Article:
In fact, there has been intense in-fighting over this question at the NIH itself. And, believe me, the problem does not reside with the Office of Alternative Medicine, which co-convened (and funded) the meeting with NCI. We believe that NIH Director Harold Varmus and NIH Deputy Director Ruth Kirschstein are in favor of moving the POMES process forward.

The problem resides squarely at NCI. There appear to be two powerful factions at work, each headed by people with enormous clout within the government health bureaucracy. One part of NCI favors moving forward with POMES. The others refuse to budge, place obstacles in the path of this initiative, and basically take the stance that they have no interest in alternative treatments and do not think NCI should be involved in this.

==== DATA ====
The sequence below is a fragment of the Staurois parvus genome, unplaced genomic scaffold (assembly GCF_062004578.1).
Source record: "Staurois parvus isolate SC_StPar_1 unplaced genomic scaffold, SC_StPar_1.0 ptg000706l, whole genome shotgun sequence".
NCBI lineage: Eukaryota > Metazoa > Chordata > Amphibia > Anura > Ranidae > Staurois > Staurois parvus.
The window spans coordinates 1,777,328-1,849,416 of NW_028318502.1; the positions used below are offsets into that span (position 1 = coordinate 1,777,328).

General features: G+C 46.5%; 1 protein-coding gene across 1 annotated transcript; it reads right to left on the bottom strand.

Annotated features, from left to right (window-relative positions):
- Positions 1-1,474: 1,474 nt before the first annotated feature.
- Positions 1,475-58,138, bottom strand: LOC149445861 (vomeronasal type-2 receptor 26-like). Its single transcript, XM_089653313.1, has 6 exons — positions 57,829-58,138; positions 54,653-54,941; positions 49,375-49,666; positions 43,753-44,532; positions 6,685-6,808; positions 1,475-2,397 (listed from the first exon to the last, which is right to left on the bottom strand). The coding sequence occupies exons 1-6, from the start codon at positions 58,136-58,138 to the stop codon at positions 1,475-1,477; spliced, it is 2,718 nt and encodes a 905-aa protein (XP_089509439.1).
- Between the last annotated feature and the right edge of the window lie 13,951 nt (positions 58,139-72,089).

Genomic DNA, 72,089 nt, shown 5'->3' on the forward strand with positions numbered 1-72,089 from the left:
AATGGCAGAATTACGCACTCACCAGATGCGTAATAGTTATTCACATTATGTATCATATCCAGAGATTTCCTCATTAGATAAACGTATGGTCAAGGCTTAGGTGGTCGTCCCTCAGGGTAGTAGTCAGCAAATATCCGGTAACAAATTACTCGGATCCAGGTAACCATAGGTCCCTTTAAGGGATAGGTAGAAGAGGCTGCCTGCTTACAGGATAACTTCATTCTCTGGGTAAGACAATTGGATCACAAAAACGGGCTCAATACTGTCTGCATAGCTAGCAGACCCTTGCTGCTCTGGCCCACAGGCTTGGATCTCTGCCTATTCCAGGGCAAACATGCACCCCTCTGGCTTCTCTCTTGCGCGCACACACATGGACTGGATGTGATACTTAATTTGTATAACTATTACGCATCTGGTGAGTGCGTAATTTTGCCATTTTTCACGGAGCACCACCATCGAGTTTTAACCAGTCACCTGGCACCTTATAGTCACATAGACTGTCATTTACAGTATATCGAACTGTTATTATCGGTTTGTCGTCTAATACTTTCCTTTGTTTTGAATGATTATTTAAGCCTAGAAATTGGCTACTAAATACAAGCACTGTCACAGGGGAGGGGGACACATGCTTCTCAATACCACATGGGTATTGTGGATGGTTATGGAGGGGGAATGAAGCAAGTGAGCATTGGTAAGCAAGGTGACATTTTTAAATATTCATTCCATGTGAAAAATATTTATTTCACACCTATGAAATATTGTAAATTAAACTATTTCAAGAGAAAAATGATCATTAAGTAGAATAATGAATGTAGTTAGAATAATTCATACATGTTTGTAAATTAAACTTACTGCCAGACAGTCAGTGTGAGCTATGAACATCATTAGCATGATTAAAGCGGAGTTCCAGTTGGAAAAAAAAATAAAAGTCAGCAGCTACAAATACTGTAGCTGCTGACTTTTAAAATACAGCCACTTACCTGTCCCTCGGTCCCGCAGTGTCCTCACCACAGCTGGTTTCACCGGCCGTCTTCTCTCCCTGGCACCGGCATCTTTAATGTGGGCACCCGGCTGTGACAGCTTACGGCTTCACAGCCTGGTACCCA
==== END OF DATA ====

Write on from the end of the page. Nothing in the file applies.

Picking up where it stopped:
Yet there are many indications that the public is intensely interested in getting scientific evidence on the safety and efficacy of the leading complementary approaches to cancer. In fact, nearly 70 percent of the inquiries that come in to the OAM concern alternative and complementary approaches to cancer. Most of the scientific community also supports investigations of such methods. POMES participants already include the director of a comprehensive cancer center, two department chairmen from Memorial Sloan-Kettering, the vice presidents for R&D of "Fortune 500" corporations, the head of a large health foundation, etc. Not to mention the support of the entire alternative cancer community.